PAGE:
While the storm was brewing over financing, WGI delegates sailed relatively smoothly through recommendations on key challenges. When they were asked to develop a message that UNFF could send to the “outside world,” however, most felt that UNFF8 should focus on sending a message to UNFCCC to ensure that REDD does not run counter to the objectives of SFM. While opinions still diverged over what would be the appropriate content and form of the message, some questioned its usefulness in general. Those familiar with the climate change discussions said that most likely UNFCCC would do little more than “take note” of the message, which in the words of one delegate, would be equivalent to filing it under “recycling.”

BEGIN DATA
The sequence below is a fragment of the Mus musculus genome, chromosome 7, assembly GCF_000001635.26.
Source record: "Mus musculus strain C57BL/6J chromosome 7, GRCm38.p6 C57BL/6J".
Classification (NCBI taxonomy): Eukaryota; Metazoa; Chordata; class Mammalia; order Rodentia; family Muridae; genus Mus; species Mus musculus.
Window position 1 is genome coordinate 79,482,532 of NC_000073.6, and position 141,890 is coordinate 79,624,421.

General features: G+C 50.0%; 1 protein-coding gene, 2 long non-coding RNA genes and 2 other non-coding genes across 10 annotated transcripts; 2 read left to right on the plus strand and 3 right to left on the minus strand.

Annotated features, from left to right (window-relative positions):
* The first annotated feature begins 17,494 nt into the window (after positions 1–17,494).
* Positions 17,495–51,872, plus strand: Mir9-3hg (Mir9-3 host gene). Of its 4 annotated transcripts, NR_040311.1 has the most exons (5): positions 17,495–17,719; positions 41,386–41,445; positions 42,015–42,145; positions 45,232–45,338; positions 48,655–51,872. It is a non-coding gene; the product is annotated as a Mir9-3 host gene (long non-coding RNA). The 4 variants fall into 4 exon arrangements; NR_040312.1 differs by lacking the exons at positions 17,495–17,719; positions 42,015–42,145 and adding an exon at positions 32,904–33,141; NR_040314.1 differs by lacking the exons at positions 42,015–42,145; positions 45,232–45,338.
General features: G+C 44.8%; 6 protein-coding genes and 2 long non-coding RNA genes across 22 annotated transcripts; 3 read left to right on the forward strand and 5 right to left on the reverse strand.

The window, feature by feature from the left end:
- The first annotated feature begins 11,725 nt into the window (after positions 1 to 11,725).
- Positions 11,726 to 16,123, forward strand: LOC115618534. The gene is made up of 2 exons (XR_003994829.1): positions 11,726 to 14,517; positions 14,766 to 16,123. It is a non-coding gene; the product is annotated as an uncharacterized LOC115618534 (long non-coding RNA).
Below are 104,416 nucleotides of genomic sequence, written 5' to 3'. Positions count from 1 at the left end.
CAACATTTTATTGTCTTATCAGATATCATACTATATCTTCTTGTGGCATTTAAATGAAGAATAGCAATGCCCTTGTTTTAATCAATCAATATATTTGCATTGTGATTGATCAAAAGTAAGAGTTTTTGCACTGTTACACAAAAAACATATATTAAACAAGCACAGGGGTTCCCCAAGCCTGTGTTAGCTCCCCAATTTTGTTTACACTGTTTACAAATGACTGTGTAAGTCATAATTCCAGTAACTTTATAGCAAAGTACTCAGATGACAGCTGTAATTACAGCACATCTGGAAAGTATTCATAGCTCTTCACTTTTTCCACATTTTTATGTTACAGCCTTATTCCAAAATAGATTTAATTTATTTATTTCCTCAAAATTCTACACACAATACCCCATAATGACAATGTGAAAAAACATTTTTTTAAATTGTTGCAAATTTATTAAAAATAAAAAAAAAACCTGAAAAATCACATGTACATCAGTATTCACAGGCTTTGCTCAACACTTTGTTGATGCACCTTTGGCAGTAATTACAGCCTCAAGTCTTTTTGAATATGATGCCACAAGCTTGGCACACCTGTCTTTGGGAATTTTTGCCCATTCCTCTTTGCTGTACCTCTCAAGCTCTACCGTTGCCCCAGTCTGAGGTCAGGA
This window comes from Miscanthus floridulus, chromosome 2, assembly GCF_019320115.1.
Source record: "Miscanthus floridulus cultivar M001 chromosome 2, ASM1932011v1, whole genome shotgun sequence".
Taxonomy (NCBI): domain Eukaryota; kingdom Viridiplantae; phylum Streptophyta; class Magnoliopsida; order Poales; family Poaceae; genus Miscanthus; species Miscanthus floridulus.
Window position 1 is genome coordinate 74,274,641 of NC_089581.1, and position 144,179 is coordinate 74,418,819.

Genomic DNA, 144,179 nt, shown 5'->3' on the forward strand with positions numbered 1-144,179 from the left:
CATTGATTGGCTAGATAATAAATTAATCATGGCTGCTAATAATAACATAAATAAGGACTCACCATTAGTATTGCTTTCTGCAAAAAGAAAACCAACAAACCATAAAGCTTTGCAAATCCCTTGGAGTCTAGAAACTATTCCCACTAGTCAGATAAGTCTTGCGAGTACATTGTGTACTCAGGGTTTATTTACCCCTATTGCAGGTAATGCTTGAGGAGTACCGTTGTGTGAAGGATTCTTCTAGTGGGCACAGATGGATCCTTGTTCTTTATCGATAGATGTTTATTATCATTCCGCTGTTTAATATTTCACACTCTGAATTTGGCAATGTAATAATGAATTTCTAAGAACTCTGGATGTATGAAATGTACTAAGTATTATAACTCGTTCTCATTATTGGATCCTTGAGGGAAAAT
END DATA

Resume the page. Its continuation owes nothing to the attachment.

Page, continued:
This issue of the Earth Negotiations Bulletin © <enb@iisd.org> is written and edited by Reem Hajjar, Stefan Jungcurt, Ph.D., Kate Louw, Laura Russo, and Peter Wood, Ph.D. The Digital Editor is Dan Birchall. The Editor is Pamela S. Chasek, Ph.D. <pam@iisd.org>. The Director of IISD Reporting Services is Langston James “Kimo” Goree VI <kimo@iisd.org>. The Sustaining Donors of the Bulletin are the United Kingdom (through the Department for International Development – DFID), the Government of the United States of America (through the Department of State Bureau of Oceans and International Environmental and Scientific Affairs), the Government of Canada (through CIDA), the Danish Ministry of Foreign Affairs, the German Federal Ministry for Economic Cooperation and Development (BMZ), the German Federal Ministry for the Environment, Nature Conservation and Nuclear Safety (BMU), the Netherlands Ministry of Foreign Affairs, the European Commission (DG-ENV), and the Italian Ministry for the Environment, Land and Sea. General Support for the Bulletin during 2009 is provided by the Norwegian Ministry of Foreign Affairs, the Government of Australia, the Austrian Federal Ministry of Agriculture, Forestry, Environment and Water Management, the Ministry of Environment of Sweden, the New Zealand Ministry of Foreign Affairs and Trade, SWAN International, Swiss Federal Office for the Environment (FOEN), the Finnish Ministry for Foreign Affairs, the Japanese Ministry of Environment (through the Institute for Global Environmental Strategies - IGES), the Japanese Ministry of Economy, Trade and Industry (through the Global Industrial and Social Progress Research Institute - GISPRI), the Government of Iceland, and the United Nations Environment Programme (UNEP). Funding for the translation of the Bulletin into Spanish at this meeting has been provided by the Ministry of Environment of Spain. The opinions expressed in the Bulletin are those of the authors and do not necessarily reflect the views of IISD or other donors. Excerpts from the Bulletin may be used in non-commercial publications with appropriate academic citation. For information on the Bulletin, including requests to provide reporting services, contact the Director of IISD Reporting Services at <kimo@iisd.org>, +1-646-536-7556 or 300 East 56th St., 11A, New York, New York 10022, USA. The ENB Team at UNFF8 can be contacted by e-mail at <reem@iisd.org>.